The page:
The world of Austrian desserts hardly needs any introduction. It has a long history and tradition of making some of the finest desserts in the world. No matter whether you cherish these sweet delicacies in a cozy Austrian coffee house or at your home, you will fall in love with these pastries and Torten (locally known as Mehlspeise). These are my favorite:
Number 1: Apfelstrudel
Apfelstrudel with Vanille sauce and ice cream – it doesn´t get any better!
Austrians love Strudel – either filled with a sweet or savory filling. The Apfelstrudel (apple strudel) is said to have become the Austrian classic after the victory of Vienna by the Turks. The traditional strudel is a pulled one, but today it is usually made from the same puff pastry that is used in Turkish baklava.
Apfelstrudel is best eaten warm, with vanilla sauce or lashings of whipped cream and a frothy Melange coffee. For the real treat, add a scoop of ice cream!
My mom used to make apple strudel from the original strudel dough, skillfully pulling and extending the dough until it was so thin that you could read the paper through it. It covered the entire kitchen table, with the thicker edges hanging over the table’s edges, before being cut.
Tip: As an alternative to the classic Apfelstrudel, ask for a warm Topfenstrudel, when in Austria next time. “Topfen” is similar to cream cheese but can´t be found anywhere in the US. It´s delicious and you may even prefer it to Apfelstrudel – I do.
Number 2: Kaiserschmarrn (translates as “emperor´s mess)
Kaiserschmarrn tastes best with craneberry sauce
There are many stories about the origin of this classic sweet, which is often eaten as a main dish. But one says that this dessert was first served to Emperor Franz Joseph I around the turn of the century. The basic ingredients and dough are quite similar to those of pancake but it is enriched with additional eggs and raisins. Be careful not to overcook it, otherwise it will dry out. It is either served as a dessert or main dish.
Tip: Add some rum and flambé it. Then sprinkle powdered sugar and serve with home-made apple puree or cranberry sauce. Pair it with a hot cup of coffee for the ultimate in sweet, cozy comfort food.
Number 3: Sachertorte
Sacher Torte – the most famous cake in the world!
Like many historic stories the Sacher-Torte was conceived through serendipity when Prince Metternich was hosting a dinner party in 1832. The chef was ill and apprentice Franz Sacher had to bake a dessert. The guests loved the cake so much that the Sachertorte was born. Since then the Sachertorte – a dense but delectable chocolate cake made with a thin layer of apricot jam and a rich chocolate glaze – has been arguably the most famous cake in the world. The original recipe remains a well-kept secret though.
When in Austria, you can´t leave without having tasted a piece of this famous “Torte,” It is mostly served and enjoyed with a generous dollop of unsweetened whipped cream (to balance sweetness!!). A single conservative slice will set you back 450 calories but trust me; every bite is worth it!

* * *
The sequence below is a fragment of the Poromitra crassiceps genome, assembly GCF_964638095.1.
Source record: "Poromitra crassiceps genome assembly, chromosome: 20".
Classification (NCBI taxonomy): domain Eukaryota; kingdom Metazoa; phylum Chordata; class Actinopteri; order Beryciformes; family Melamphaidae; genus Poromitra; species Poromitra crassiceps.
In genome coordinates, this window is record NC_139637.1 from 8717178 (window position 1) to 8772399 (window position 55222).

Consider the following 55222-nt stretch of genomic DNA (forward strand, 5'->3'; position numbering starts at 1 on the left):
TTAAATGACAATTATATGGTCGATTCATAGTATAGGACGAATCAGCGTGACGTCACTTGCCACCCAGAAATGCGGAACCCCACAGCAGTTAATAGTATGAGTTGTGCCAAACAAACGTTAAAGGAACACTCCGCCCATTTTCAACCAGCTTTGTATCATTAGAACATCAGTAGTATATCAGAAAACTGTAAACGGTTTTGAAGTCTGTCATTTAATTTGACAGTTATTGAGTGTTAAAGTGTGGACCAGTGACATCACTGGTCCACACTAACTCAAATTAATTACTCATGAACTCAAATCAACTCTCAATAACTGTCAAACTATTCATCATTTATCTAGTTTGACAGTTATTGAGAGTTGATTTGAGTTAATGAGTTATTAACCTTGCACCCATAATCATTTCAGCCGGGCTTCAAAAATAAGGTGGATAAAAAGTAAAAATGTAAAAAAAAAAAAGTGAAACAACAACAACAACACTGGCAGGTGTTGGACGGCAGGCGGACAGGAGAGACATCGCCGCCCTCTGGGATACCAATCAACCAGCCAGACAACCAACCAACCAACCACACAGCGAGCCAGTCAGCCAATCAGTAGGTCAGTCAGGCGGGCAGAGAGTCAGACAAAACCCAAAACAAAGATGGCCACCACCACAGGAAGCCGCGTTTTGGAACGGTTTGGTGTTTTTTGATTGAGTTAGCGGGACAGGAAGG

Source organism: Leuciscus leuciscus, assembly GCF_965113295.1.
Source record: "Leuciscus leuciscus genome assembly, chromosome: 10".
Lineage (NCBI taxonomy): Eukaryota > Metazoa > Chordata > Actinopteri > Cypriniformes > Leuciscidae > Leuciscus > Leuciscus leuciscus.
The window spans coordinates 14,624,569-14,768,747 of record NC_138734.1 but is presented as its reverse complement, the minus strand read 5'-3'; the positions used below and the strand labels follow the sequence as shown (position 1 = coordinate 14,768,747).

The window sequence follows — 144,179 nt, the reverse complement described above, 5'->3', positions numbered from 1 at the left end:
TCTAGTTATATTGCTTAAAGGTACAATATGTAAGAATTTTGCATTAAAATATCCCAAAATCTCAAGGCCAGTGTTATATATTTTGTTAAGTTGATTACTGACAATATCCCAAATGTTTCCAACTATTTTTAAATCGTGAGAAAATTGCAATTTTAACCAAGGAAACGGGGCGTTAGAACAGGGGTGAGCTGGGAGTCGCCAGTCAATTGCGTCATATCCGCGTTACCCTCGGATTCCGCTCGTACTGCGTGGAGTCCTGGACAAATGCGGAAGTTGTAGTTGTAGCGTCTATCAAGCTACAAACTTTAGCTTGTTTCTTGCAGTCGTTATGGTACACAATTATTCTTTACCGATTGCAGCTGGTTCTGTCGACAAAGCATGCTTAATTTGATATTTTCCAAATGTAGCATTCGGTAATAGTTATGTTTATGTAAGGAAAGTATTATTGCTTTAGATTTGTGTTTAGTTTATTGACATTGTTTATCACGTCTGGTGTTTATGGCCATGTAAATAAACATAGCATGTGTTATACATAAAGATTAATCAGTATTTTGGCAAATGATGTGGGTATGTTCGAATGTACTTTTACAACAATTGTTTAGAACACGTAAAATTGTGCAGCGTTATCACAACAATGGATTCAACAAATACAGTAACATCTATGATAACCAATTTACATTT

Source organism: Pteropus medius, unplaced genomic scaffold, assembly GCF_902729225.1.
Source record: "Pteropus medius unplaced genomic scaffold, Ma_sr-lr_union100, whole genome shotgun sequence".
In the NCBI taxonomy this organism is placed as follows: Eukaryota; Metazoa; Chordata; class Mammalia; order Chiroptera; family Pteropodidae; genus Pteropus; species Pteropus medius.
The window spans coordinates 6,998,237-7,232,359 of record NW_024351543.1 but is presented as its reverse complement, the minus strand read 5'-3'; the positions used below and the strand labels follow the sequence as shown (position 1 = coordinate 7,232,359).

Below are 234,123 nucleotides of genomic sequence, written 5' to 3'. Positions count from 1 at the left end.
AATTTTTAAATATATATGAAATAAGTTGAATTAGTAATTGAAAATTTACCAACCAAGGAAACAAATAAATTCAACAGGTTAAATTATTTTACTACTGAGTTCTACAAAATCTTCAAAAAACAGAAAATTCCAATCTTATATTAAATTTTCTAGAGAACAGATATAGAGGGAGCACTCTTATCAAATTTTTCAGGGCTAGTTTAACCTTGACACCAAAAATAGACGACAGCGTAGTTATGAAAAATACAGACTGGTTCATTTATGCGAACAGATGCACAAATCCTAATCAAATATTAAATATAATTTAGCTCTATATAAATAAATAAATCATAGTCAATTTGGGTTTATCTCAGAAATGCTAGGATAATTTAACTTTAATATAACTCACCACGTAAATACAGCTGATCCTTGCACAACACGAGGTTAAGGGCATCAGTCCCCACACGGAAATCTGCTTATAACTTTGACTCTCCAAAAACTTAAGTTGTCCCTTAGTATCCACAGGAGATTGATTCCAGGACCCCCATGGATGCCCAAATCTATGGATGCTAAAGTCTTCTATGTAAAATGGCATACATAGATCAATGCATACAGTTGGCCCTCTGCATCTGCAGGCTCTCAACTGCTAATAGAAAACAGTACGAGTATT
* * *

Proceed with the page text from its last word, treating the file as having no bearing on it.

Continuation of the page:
The original version can only be ordered at the Hotel Sacher in Vienna and Salzburg as well as at the Café Sacher Innsbruck and Café Sacher Graz.
Tip: Order it online in a gift box and wow a dear friend!
Number 4: Salzburger Nockerln – an icon of Austrian cuisine
Salzburger Nockerln – sweet as love
This fluffy iconic dessert may remind you of snow-capped mountains right away.
Created in the 17th century by Salome Alt, the mistress of the archbishop of Salzburg, this Baked Vanilla Soufflé is formed into three mounds (nockerln) to look like the three hills that surround the city of Salzburg (Mönchsberg, Kapuzinerberg and Gaisberg.
This fluffy dessert has become such an icon of Austrian cuisine that Fred Raymond even composed an operetta in 1938 called Saison in Salzburg – Salzburger Nockerln (Season in Salzburg – Salzburger Nockerln). In this composition the sweet dumplings are praised as “Süß wie die Liebe und zart wie ein Kuss” (Sweet as love and tender as a kiss). Salzburger Nockerl can mainly be found in Salzburg, as its name implies.
Tip: It requires some practice to make this culinary specialty at home but give it a try – it doesn´t take long and you will make a home-run with it.
Number 5: Linzer Torte
Linzer Torte – arguably the oldest cake in the world!
The Linzer Torte is considered to be the oldest cake in the world – dating back to the 16th century. Its base is a short crust pastry made with ground nuts, filled with red currant or plum jam and with a decorative dough lattice pattern on top. The name of the person who first recorded the recipe is unknown but the ingredients can be traced back to a 350-year-old cook book and are still used today when making the Original Linzer Torte.
Tip: You may also want to try a similar cookie version, called “Linzer Radl” or “Linzer Auge”. These delicacies were traditionally served at Christmas only, but can be found in most Austrian bakeries nowadays.
Filled with history, folklore, and sugar, you can’t go wrong when you taste a piece of these heavenly pleasures in one of the cozy traditional coffee houses in Austria. It may not be good for your waistline but that´s a different story!